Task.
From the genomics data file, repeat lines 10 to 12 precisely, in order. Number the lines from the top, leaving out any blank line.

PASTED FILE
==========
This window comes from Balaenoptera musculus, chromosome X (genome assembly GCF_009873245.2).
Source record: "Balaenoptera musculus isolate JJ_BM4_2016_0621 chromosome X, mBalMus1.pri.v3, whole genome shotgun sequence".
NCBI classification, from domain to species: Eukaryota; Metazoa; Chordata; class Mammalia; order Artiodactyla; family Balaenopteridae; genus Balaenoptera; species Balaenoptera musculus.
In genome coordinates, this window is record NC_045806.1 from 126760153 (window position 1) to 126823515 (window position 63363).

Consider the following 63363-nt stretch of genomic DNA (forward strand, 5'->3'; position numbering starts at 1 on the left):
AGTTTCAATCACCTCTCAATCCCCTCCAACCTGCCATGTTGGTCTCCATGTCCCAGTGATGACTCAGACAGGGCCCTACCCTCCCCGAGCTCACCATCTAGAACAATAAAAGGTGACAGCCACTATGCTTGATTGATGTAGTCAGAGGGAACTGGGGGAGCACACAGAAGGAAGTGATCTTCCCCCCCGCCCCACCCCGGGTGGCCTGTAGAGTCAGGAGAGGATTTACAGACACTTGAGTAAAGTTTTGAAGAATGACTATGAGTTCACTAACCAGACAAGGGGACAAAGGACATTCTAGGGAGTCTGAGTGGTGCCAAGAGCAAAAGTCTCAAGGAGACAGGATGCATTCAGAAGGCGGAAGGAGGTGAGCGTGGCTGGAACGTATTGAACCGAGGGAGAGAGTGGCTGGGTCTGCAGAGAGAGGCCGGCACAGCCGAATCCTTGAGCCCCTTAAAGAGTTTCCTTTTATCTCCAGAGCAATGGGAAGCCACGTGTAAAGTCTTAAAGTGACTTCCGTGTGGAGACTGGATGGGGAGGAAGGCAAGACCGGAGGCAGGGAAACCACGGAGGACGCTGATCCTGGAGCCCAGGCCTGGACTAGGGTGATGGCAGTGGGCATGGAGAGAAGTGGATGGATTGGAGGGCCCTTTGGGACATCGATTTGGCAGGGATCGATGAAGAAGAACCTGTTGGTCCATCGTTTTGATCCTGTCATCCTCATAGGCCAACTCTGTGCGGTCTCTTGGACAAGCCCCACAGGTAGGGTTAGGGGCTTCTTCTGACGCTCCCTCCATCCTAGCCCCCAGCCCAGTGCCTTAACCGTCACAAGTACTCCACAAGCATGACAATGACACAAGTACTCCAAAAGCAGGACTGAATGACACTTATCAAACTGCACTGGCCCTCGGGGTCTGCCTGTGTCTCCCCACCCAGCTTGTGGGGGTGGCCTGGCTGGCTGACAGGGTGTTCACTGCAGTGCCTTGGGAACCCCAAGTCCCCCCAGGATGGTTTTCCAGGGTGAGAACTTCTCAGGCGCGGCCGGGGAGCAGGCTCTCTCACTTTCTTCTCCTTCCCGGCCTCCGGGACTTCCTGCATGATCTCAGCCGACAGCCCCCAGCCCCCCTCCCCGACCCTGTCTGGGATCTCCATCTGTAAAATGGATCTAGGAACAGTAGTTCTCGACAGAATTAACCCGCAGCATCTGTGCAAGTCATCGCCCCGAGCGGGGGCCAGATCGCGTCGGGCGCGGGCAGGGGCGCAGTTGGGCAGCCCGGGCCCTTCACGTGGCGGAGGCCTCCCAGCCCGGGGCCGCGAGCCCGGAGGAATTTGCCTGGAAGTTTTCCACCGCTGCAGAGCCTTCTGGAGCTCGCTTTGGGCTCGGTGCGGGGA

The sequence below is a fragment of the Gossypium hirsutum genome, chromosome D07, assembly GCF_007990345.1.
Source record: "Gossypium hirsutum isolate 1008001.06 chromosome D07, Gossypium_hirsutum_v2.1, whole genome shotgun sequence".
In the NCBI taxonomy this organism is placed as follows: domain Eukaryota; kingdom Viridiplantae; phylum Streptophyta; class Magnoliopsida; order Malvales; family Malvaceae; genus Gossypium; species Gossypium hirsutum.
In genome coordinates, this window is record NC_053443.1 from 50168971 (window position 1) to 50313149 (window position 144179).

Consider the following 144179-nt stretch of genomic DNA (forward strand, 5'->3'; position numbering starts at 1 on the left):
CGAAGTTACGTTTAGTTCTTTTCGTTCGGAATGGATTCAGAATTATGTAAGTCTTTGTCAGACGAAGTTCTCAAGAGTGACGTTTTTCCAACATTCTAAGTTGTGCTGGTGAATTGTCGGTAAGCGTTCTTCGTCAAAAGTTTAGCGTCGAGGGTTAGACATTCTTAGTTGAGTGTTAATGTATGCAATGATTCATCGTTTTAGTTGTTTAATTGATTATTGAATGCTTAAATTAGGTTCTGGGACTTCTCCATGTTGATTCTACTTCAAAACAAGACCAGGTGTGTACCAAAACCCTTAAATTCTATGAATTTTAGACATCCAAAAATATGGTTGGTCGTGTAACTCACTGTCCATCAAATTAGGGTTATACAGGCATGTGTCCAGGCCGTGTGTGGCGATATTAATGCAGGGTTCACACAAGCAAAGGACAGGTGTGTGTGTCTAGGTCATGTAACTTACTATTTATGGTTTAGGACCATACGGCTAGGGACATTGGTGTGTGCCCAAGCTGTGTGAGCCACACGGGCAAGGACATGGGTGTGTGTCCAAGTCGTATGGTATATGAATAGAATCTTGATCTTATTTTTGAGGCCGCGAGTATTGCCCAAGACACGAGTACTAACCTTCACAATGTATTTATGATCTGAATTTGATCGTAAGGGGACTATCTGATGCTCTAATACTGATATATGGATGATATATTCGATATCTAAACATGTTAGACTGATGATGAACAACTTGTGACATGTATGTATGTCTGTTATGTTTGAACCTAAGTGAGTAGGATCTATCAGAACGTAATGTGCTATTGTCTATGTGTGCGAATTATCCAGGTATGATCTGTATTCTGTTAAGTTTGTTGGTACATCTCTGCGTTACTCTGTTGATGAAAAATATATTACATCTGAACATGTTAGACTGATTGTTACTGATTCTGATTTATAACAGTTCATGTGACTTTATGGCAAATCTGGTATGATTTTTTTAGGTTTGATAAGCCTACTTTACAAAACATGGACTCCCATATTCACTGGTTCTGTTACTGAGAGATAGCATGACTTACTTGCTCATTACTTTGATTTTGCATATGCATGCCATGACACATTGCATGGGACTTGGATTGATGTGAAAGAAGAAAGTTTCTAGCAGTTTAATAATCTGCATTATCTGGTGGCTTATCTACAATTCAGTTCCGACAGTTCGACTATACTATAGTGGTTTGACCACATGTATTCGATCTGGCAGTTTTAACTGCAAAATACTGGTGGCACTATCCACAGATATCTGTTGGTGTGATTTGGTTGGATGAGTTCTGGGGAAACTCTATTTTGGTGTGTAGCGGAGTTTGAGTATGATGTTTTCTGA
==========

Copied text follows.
In genome coordinates, this window is record NC_053443.1 from 50168971 (window position 1) to 50313149 (window position 144179).

Consider the following 144179-nt stretch of genomic DNA (forward strand, 5'->3'; position numbering starts at 1 on the left):
CGAAGTTACGTTTAGTTCTTTTCGTTCGGAATGGATTCAGAATTATGTAAGTCTTTGTCAGACGAAGTTCTCAAGAGTGACGTTTTTCCAACATTCTAAGTTGTGCTGGTGAATTGTCGGTAAGCGTTCTTCGTCAAAAGTTTAGCGTCGAGGGTTAGACATTCTTAGTTGAGTGTTAATGTATGCAATGATTCATCGTTTTAGTTGTTTAATTGATTATTGAATGCTTAAATTAGGTTCTGGGACTTCTCCATGTTGATTCTACTTCAAAACAAGACCAGGTGTGTACCAAAACCCTTAAATTCTATGAATTTTAGACATCCAAAAATATGGTTGGTCGTGTAACTCACTGTCCATCAAATTAGGGTTATACAGGCATGTGTCCAGGCCGTGTGTGGCGATATTAATGCAGGGTTCACACAAGCAAAGGACAGGTGTGTGTGTCTAGGTCATGTAACTTACTATTTATGGTTTAGGACCATACGGCTAGGGACATTGGTGTGTGCCCAAGCTGTGTGAGCCACACGGGCAAGGACATGGGTGTGTGTCCAAGTCGTATGGTATATGAATAGAATCTTGATCTTATTTTTGAGGCCGCGAGTATTGCCCAAGACACGAGTACTAACCTTCACAATGTATTTATGATCTGAATTTGATCGTAAGGGGACTATCTGATGCTCTAATACTGATATATGGATGATATATTCGATATCTAAACATGTTAGACTGATGATGAACAACTTGTGACATGTATGTATGTCTGTTATGTTTGAACCTAAGTGAGTAGGATCTATCAGAACGTAATGTGCTATTGTCTATGTGTGCGAATTATCCAGGTATGATCTGTATTCTGTTAAGTTTGTTGGTACATCTCTGCGTTACTCTGTTGATGAAAAATATATTACATCTGAACATGTTAGACTGATTGTTACTGATTCTGATTTATAACAGTTCATGTGACTTTATGGCAAATCTGGTATGATTTTTTTAGGTTTGATAAGCCTACTTTACAAAACATGGACTCCCATATTCACTGGTTCTGTTACTGAGAGATAGCATGACTTACTTGCTCATTACTTTGATTTTGCATATGCATGCCATGACACATTGCATGGGACTTGGATTGATGTGAAAGAAGAAAGTTTCTAGCAGTTTAATAATCTGCATTATCTGGTGGCTTATCTACAATTCAGTTCCGACAGTTCGACTATACTATAGTGGTTTGACCACATGTATTCGATCTGGCAGTTTTAACTGCAAAATACTGGTGGCACTATCCACAGATATCTGTTGGTGTGATTTGGTTGGATGAGTTCTGGGGAAACTCTATTTTGGTGTGTAGCGGAGTTTGAGTATGATGTTTTCTGA